By Ted AYALA
There are times when one’s trust in the progress of humanity is pricked by doubts and skepticism; whether, despite all our gadgets and undeniable technological splendor, we’ve really evolved much from our primitive, cave-dwelling ancestors. But it’s a sign that, perhaps, we’ve come a long way after all when the music of Brahms and Wagner can now sit side-by-side as it did last weekend at the Southwest Chamber Music concerts at the Huntington Library.
Behind the genteel facade of muttonchops, handlebar mustaches and dainty petticoats, the 19th century roiled with some of the most acrimonious musical rivalries of all time – and none was more bitter than the feud between admirers of Brahms and Wagner. Champion the wrong composer and a person could very well find themselves getting dirty looks from strangers, lose all their friends and get roughed-up by others who were only too happy demonstrate in a hands-on way the error of their opinion, potentially breaking their monocle or pince-nez in the process.
Yet both works represented on Southwest’s program managed to subvert the ossified stereotypes of each composer.
Wagner’s Album Leaf for Betty Schott was a relaxed Schubertian idyll for piano solo that was so comfortable in its small-scale, intimate salon mood that, save for a telling harmonic modulation here and there, seemed utterly unlike the gigantic musico-dramatic frescoes characteristic of the composer. “Restraint” isn’t exactly synonymous with Wagner’s music, but this brief piano miniature proved that he was able to condense the poetry of his massive operas to smaller canvases as well.
Brahms on the other hand, after a brief youthful period of lushly romantic music, kept his muse on a tight leash, preferring Apollonian rigor over Dionysian vigor.
“Beautiful my music should be,” the composer would write to a friend much later in life, “but perfect it must be – always.”
His “Trio for Horn, Violin, and Piano, Op. 40,” a chamber piece from his 32nd year, represents one of the last gasps of his early romantic style; its third movement – marked “Adagio mesto” – among the most nakedly heartrending things Brahms ever composed. There are moments, too, when the work wouldn’t sound exactly out of place in Siegfried’s forest. (Though Siegfried still lay over a decade into the future when Brahms composed his trio.)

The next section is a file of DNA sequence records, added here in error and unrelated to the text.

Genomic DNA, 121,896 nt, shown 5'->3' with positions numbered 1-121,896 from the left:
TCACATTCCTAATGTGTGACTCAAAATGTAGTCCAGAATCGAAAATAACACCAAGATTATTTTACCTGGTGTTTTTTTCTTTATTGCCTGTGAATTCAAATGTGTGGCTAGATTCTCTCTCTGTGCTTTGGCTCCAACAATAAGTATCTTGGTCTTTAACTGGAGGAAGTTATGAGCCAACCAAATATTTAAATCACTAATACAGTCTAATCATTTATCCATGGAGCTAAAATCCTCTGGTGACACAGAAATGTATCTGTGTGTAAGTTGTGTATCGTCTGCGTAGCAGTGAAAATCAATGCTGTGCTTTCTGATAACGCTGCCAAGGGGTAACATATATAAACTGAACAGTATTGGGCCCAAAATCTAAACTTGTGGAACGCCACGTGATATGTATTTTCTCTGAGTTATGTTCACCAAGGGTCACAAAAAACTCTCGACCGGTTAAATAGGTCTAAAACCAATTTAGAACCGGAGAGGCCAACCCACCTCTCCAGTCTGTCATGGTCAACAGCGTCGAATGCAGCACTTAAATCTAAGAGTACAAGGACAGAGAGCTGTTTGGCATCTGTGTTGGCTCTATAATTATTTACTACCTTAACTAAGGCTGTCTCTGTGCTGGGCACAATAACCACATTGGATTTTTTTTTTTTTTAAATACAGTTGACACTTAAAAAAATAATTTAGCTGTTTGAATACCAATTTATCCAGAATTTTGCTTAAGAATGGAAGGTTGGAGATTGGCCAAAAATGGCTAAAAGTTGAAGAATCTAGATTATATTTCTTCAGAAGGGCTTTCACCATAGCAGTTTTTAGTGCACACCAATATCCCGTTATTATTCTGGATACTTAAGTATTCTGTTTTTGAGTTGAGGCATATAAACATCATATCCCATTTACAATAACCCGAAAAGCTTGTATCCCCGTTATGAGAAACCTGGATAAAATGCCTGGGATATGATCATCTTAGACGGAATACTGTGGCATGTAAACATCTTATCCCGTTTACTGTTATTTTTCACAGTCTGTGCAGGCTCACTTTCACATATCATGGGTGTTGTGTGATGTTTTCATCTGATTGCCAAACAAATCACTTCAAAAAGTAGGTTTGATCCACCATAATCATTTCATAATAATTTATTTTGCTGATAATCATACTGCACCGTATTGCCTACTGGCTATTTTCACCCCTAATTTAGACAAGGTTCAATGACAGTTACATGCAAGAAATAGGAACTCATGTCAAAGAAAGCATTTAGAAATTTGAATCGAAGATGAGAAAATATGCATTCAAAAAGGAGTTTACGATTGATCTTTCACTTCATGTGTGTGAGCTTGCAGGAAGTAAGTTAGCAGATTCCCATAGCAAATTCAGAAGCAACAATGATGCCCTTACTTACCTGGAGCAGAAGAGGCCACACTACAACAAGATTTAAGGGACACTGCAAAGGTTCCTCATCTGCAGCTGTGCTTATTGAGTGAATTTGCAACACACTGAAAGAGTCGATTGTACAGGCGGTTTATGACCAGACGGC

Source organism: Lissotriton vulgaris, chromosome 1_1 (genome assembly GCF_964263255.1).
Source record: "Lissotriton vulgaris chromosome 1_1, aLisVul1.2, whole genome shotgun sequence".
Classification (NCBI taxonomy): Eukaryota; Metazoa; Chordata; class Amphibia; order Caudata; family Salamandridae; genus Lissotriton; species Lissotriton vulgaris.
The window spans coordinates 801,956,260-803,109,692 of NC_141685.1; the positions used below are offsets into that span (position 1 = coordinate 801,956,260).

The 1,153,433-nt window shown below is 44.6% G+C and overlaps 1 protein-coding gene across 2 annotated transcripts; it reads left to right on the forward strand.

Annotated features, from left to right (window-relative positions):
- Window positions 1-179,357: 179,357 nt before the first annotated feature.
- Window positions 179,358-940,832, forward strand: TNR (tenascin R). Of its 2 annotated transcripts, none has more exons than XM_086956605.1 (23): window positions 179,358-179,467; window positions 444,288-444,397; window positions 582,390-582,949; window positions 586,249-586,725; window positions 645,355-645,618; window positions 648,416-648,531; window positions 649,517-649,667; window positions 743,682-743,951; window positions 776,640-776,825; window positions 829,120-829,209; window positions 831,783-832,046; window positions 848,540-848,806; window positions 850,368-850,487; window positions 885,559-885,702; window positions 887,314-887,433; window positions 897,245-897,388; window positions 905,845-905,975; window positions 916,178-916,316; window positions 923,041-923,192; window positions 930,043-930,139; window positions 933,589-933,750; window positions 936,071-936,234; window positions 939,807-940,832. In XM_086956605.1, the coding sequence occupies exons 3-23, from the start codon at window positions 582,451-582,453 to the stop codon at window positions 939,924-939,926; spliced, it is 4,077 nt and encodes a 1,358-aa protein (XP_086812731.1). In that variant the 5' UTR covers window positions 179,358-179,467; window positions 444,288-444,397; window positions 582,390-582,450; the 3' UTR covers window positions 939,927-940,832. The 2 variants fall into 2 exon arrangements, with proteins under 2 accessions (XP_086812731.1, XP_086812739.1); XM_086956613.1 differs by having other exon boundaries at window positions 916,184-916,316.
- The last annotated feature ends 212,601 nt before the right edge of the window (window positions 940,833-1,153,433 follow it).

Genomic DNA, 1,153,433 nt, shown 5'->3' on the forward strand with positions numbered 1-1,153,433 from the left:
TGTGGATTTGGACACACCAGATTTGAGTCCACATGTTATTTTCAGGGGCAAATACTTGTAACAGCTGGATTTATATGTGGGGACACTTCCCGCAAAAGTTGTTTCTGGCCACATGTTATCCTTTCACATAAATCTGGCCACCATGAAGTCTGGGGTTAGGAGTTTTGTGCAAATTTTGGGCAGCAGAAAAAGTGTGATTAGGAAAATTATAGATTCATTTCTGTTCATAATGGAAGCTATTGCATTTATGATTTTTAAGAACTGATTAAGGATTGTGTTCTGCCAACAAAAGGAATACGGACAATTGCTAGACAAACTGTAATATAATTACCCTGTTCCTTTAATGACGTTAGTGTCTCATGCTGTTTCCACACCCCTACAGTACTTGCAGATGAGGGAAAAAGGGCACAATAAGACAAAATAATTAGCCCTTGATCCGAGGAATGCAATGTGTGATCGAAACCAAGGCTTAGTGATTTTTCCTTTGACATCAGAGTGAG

Despite the acolytes that surrounded them, Brahms and Wagner held a grudging mutual respect for each other’s work, something that can be glimpsed from the former’s trio.
Sitting between the two pillars of 19th century German music in the program was Max Reger, whose densely contrapuntal style attempted to weave both strands together into a highly original idiom that somehow has managed to elude a firmer grip in the repertoire outside of the German-speaking world.
His valedictory “Clarinet Quintet, Op. 146” from 1916 is Late Romantic chamber music at its apex: ornate, long-breathed and richly expressive. It also was brimming with the humor and wit that sometimes gets overlooked in Reger’s music with a briskly whizzing scherzo that was capped by deft humor and a Mendelssohnian lightness of touch – all of it captured with poise by the Southwest Chamber Music players.
In the Reger, clarinetist Jim Foschia’s instrument poured out streams of liquid chocolate from his instrument, wielding equal parts instrumental finesse and expressive insight that left one wondering why this chamber piece isn’t played more often. The trio of Andrew Pelletier (French horn), Lorenz Gamma (violin) and Ming Tsu (piano) had the full measure of Brahms’ score, digging beyond the notes to tap into the vein of vulnerability and melancholy that rumbles deep behind the composer’s snowy-white beard and his enigmatic blue eyes.